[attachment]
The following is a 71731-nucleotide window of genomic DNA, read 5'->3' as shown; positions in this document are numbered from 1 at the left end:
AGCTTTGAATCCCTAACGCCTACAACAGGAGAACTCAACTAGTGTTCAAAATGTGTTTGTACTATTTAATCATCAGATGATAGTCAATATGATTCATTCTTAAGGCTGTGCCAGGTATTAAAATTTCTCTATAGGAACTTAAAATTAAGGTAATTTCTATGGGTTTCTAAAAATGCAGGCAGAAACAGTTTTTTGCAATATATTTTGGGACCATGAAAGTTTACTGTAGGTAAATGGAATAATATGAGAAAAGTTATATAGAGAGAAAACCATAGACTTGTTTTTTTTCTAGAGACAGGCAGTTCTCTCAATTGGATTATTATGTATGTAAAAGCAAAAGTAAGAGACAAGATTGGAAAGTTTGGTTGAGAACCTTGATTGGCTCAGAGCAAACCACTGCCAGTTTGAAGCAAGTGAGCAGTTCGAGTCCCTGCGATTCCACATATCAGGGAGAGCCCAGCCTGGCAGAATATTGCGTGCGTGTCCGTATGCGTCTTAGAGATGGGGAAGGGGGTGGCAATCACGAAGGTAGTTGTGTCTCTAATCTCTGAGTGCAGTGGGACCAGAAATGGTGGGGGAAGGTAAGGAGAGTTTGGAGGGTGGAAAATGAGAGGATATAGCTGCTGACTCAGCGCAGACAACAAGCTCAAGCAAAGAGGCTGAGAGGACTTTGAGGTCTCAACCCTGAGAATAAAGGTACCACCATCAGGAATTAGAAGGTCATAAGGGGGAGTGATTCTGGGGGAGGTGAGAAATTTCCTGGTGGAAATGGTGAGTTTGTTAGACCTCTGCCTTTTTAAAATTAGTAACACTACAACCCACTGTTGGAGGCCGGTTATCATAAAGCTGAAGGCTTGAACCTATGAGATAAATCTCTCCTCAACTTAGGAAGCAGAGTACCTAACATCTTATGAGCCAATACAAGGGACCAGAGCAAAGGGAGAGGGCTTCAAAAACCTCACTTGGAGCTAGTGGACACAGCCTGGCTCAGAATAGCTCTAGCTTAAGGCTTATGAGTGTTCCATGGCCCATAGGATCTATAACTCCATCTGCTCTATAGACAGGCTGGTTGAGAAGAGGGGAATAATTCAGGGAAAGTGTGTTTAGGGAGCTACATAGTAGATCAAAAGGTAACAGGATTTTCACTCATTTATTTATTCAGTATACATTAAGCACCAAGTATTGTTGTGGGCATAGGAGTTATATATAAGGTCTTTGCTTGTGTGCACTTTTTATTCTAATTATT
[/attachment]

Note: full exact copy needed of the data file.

The following is a 71731-nucleotide window of genomic DNA, read 5'->3' as shown; positions in this document are numbered from 1 at the left end:
AGCTTTGAATCCCTAACGCCTACAACAGGAGAACTCAACTAGTGTTCAAAATGTGTTTGTACTATTTAATCATCAGATGATAGTCAATATGATTCATTCTTAAGGCTGTGCCAGGTATTAAAATTTCTCTATAGGAACTTAAAATTAAGGTAATTTCTATGGGTTTCTAAAAATGCAGGCAGAAACAGTTTTTTGCAATATATTTTGGGACCATGAAAGTTTACTGTAGGTAAATGGAATAATATGAGAAAAGTTATATAGAGAGAAAACCATAGACTTGTTTTTTTTCTAGAGACAGGCAGTTCTCTCAATTGGATTATTATGTATGTAAAAGCAAAAGTAAGAGACAAGATTGGAAAGTTTGGTTGAGAACCTTGATTGGCTCAGAGCAAACCACTGCCAGTTTGAAGCAAGTGAGCAGTTCGAGTCCCTGCGATTCCACATATCAGGGAGAGCCCAGCCTGGCAGAATATTGCGTGCGTGTCCGTATGCGTCTTAGAGATGGGGAAGGGGGTGGCAATCACGAAGGTAGTTGTGTCTCTAATCTCTGAGTGCAGTGGGACCAGAAATGGTGGGGGAAGGTAAGGAGAGTTTGGAGGGTGGAAAATGAGAGGATATAGCTGCTGACTCAGCGCAGACAACAAGCTCAAGCAAAGAGGCTGAGAGGACTTTGAGGTCTCAACCCTGAGAATAAAGGTACCACCATCAGGAATTAGAAGGTCATAAGGGGGAGTGATTCTGGGGGAGGTGAGAAATTTCCTGGTGGAAATGGTGAGTTTGTTAGACCTCTGCCTTTTTAAAATTAGTAACACTACAACCCACTGTTGGAGGCCGGTTATCATAAAGCTGAAGGCTTGAACCTATGAGATAAATCTCTCCTCAACTTAGGAAGCAGAGTACCTAACATCTTATGAGCCAATACAAGGGACCAGAGCAAAGGGAGAGGGCTTCAAAAACCTCACTTGGAGCTAGTGGACACAGCCTGGCTCAGAATAGCTCTAGCTTAAGGCTTATGAGTGTTCCATGGCCCATAGGATCTATAACTCCATCTGCTCTATAGACAGGCTGGTTGAGAAGAGGGGAATAATTCAGGGAAAGTGTGTTTAGGGAGCTACATAGTAGATCAAAAGGTAACAGGATTTTCACTCATTTATTTATTCAGTATACATTAAGCACCAAGTATTGTTGTGGGCATAGGAGTTATATATAAGGTCTTTGCTTGTGTGCACTTTTTATTCTAATTATT